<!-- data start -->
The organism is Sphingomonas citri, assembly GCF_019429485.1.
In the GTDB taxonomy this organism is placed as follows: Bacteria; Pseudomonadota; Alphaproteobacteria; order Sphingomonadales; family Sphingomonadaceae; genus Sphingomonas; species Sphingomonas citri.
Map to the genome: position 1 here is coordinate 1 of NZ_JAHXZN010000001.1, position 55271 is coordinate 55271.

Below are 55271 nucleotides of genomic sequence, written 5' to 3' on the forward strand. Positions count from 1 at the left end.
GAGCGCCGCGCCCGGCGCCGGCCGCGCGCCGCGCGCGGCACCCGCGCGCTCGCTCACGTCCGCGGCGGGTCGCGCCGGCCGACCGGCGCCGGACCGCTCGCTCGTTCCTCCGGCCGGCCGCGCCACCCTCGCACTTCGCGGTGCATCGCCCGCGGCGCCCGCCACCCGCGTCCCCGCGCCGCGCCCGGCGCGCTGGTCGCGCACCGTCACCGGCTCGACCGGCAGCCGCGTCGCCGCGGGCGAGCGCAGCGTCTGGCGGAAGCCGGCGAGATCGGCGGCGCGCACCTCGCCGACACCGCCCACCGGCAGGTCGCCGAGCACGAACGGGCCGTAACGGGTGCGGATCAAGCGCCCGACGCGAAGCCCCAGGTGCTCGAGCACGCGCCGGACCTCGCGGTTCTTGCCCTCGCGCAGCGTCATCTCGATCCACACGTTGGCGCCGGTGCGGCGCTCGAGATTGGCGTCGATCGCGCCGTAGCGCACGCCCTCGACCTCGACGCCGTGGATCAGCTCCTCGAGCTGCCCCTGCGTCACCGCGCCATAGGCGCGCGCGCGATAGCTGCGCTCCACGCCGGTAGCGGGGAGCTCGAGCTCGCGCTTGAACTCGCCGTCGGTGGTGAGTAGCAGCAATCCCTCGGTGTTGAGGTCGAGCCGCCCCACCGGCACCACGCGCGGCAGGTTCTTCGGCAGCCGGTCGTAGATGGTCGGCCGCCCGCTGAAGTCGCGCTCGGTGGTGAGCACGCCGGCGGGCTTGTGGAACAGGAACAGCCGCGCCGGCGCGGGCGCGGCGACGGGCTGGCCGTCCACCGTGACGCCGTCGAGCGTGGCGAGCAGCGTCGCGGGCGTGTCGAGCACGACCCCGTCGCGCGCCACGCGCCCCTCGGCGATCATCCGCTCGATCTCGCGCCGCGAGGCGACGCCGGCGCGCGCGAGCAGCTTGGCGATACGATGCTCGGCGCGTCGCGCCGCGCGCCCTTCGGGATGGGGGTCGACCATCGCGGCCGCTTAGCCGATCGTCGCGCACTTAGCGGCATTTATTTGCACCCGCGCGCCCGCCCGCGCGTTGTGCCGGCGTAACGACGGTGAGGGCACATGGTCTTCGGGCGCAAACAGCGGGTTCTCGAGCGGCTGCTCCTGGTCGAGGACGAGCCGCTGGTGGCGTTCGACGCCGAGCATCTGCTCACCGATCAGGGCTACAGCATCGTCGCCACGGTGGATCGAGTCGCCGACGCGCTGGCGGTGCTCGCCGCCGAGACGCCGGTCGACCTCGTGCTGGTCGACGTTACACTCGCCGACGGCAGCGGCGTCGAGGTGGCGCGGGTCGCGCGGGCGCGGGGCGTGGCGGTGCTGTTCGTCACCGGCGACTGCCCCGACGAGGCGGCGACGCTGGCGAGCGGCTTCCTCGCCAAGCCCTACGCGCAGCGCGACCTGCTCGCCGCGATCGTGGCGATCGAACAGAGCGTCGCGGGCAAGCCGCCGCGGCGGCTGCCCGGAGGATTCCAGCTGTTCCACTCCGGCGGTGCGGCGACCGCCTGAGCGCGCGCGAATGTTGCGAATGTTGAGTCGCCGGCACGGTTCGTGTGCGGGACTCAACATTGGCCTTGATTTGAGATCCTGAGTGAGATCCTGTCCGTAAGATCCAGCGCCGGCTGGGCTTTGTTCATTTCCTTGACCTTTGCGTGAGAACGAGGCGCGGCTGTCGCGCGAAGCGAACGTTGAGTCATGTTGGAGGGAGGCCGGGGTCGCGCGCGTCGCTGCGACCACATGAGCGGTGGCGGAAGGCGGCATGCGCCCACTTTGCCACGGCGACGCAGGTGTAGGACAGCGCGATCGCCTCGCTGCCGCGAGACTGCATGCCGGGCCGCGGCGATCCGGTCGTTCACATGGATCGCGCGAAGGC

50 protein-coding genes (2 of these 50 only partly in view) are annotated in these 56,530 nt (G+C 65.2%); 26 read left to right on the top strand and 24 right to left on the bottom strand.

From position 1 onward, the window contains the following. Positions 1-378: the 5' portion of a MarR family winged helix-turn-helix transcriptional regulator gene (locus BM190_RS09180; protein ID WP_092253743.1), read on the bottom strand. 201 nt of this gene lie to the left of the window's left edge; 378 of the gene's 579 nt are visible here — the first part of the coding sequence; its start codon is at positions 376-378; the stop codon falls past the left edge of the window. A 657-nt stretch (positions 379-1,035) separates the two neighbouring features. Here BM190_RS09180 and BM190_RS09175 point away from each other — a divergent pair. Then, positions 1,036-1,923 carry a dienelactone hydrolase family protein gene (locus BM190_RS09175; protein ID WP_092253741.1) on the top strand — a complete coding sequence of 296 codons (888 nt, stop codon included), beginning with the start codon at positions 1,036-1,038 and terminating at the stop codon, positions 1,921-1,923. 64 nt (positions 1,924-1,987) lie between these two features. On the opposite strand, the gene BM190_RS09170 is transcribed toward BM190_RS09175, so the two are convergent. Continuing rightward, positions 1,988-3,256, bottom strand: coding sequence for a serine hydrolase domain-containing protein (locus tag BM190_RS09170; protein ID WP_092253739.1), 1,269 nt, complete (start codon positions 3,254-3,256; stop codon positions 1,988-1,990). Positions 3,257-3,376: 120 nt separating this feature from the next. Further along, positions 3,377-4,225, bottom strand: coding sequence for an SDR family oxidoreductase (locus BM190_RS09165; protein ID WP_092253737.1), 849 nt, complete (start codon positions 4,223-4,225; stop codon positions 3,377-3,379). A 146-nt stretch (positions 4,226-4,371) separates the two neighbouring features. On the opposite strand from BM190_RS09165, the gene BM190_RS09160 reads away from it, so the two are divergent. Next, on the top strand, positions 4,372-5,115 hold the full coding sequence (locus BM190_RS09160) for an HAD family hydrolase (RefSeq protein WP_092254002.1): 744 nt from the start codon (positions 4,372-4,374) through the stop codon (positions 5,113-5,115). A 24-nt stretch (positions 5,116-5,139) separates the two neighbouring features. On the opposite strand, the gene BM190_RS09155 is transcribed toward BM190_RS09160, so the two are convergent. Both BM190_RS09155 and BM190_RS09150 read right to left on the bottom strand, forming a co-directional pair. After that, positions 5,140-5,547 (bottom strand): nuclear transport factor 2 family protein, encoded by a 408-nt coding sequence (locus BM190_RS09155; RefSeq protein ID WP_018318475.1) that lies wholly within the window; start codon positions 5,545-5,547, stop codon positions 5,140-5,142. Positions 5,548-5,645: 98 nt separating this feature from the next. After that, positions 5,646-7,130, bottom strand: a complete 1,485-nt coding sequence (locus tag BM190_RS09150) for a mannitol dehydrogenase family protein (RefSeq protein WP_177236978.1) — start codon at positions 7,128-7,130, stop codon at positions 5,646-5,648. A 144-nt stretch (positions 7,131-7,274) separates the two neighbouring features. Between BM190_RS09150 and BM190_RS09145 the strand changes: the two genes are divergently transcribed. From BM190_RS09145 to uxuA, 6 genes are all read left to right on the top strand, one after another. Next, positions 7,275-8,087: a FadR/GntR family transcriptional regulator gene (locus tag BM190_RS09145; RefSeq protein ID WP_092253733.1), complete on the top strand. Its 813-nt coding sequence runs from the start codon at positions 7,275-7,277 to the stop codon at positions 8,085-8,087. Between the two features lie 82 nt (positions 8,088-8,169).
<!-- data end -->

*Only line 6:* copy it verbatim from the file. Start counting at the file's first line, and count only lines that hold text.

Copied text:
50 protein-coding genes (2 of these 50 only partly in view) are annotated in these 56,530 nt (G+C 65.2%); 26 read left to right on the top strand and 24 right to left on the bottom strand.